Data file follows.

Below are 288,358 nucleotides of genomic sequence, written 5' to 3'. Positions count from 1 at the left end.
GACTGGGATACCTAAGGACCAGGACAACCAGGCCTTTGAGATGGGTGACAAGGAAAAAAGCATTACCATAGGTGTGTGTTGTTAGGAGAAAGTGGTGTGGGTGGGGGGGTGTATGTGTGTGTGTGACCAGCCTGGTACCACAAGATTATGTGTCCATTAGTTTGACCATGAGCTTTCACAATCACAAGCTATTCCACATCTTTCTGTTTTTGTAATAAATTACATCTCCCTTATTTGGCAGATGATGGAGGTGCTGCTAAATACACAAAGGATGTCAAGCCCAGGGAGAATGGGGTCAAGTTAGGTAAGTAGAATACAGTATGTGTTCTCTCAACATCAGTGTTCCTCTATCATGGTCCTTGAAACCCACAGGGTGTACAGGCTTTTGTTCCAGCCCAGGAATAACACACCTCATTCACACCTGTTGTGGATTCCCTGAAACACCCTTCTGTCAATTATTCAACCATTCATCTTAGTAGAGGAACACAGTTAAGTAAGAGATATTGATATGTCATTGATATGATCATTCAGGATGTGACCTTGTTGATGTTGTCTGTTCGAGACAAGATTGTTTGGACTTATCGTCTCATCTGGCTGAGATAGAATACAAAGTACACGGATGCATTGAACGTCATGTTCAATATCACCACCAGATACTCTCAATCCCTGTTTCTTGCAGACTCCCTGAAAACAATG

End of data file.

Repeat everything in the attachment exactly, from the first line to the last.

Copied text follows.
Below are 288,358 nucleotides of genomic sequence, written 5' to 3'. Positions count from 1 at the left end.
GACTGGGATACCTAAGGACCAGGACAACCAGGCCTTTGAGATGGGTGACAAGGAAAAAAGCATTACCATAGGTGTGTGTTGTTAGGAGAAAGTGGTGTGGGTGGGGGGGTGTATGTGTGTGTGTGACCAGCCTGGTACCACAAGATTATGTGTCCATTAGTTTGACCATGAGCTTTCACAATCACAAGCTATTCCACATCTTTCTGTTTTTGTAATAAATTACATCTCCCTTATTTGGCAGATGATGGAGGTGCTGCTAAATACACAAAGGATGTCAAGCCCAGGGAGAATGGGGTCAAGTTAGGTAAGTAGAATACAGTATGTGTTCTCTCAACATCAGTGTTCCTCTATCATGGTCCTTGAAACCCACAGGGTGTACAGGCTTTTGTTCCAGCCCAGGAATAACACACCTCATTCACACCTGTTGTGGATTCCCTGAAACACCCTTCTGTCAATTATTCAACCATTCATCTTAGTAGAGGAACACAGTTAAGTAAGAGATATTGATATGTCATTGATATGATCATTCAGGATGTGACCTTGTTGATGTTGTCTGTTCGAGACAAGATTGTTTGGACTTATCGTCTCATCTGGCTGAGATAGAATACAAAGTACACGGATGCATTGAACGTCATGTTCAATATCACCACCAGATACTCTCAATCCCTGTTTCTTGCAGACTCCCTGAAAACAATG